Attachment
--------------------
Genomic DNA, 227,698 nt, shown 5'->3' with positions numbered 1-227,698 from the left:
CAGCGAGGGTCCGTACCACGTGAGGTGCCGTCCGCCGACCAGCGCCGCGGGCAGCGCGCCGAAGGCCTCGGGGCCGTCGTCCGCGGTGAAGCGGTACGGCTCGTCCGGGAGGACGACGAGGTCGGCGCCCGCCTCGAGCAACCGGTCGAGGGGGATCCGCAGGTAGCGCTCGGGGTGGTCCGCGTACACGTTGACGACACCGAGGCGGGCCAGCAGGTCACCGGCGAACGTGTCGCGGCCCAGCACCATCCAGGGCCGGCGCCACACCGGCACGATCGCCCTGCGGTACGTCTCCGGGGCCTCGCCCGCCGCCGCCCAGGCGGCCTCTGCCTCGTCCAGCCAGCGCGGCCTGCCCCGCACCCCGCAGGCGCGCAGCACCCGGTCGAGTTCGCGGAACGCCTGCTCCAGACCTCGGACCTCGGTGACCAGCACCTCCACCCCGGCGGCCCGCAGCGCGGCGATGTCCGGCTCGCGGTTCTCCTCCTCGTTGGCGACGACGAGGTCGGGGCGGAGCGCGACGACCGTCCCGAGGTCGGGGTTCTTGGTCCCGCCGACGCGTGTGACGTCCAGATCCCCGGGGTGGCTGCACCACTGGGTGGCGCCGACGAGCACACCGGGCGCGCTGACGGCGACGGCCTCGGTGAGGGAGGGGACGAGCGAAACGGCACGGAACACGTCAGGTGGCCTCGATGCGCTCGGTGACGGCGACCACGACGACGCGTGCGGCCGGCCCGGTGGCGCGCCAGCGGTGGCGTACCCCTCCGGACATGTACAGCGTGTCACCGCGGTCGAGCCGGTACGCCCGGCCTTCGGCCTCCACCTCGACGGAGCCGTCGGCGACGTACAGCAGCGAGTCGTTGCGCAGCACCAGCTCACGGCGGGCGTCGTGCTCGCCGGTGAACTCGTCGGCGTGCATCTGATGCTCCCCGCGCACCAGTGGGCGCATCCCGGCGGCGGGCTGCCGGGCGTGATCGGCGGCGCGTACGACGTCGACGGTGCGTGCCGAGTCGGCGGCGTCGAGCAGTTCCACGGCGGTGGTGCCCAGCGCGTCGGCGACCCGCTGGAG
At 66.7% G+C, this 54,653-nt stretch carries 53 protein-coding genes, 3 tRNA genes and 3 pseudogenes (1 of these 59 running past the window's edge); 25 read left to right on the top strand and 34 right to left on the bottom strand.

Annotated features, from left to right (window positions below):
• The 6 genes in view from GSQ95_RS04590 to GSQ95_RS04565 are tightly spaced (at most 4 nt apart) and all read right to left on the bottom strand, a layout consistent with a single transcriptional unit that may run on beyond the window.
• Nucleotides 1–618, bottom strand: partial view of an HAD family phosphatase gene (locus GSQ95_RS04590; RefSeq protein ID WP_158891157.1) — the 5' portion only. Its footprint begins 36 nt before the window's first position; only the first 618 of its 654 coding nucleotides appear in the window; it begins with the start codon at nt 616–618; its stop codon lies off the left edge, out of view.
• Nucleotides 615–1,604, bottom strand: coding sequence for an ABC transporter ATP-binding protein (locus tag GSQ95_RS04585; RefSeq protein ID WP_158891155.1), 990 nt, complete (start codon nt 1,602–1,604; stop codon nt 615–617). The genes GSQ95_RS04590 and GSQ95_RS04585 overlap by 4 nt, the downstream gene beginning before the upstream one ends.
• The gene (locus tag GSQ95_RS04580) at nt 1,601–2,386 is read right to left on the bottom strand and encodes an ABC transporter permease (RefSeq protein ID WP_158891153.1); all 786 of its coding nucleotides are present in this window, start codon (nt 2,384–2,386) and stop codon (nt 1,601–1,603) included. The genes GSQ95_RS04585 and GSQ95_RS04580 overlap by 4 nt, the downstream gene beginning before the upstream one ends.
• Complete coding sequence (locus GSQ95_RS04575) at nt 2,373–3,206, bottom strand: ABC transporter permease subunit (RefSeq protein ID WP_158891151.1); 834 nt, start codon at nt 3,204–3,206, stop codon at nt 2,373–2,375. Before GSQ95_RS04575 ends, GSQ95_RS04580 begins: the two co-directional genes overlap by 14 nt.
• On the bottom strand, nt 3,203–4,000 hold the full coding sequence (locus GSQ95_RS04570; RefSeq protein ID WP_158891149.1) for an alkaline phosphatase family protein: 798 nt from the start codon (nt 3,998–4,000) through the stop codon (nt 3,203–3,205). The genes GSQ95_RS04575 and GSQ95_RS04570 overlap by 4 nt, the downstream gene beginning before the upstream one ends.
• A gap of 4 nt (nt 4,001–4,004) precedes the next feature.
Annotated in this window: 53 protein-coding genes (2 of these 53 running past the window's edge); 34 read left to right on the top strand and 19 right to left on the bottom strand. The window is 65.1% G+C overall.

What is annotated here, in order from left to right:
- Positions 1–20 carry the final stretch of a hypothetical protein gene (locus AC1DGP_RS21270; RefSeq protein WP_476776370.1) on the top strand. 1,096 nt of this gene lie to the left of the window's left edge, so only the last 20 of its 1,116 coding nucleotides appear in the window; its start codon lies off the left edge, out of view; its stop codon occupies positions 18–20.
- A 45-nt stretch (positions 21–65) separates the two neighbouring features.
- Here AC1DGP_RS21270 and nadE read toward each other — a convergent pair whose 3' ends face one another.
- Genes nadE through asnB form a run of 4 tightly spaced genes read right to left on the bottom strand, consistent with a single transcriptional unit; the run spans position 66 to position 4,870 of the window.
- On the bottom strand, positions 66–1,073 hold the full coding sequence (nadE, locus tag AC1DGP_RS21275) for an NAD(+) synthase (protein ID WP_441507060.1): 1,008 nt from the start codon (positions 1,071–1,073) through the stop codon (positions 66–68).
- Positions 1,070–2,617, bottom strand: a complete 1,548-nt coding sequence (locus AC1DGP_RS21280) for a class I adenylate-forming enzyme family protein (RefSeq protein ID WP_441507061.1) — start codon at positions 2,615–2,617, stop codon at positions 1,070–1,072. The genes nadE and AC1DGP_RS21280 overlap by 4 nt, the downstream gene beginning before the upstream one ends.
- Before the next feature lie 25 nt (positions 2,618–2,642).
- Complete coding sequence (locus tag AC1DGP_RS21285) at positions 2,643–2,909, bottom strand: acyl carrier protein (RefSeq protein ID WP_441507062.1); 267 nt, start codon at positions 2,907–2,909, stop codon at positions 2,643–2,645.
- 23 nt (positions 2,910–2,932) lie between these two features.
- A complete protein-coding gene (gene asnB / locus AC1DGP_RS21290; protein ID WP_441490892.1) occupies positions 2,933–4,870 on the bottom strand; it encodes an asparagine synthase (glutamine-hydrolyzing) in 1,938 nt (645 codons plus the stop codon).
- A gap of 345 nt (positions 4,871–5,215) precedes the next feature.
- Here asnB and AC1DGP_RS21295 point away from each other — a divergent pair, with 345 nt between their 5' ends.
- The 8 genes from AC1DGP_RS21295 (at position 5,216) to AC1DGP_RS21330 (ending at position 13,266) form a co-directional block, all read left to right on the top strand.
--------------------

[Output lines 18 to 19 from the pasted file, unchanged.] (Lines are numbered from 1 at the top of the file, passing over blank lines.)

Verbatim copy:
- On the bottom strand, positions 66–1,073 hold the full coding sequence (nadE, locus tag AC1DGP_RS21275) for an NAD(+) synthase (protein ID WP_441507060.1): 1,008 nt from the start codon (positions 1,071–1,073) through the stop codon (positions 66–68).
- Positions 1,070–2,617, bottom strand: a complete 1,548-nt coding sequence (locus AC1DGP_RS21280) for a class I adenylate-forming enzyme family protein (RefSeq protein ID WP_441507061.1) — start codon at positions 2,615–2,617, stop codon at positions 1,070–1,072. The genes nadE and AC1DGP_RS21280 overlap by 4 nt, the downstream gene beginning before the upstream one ends.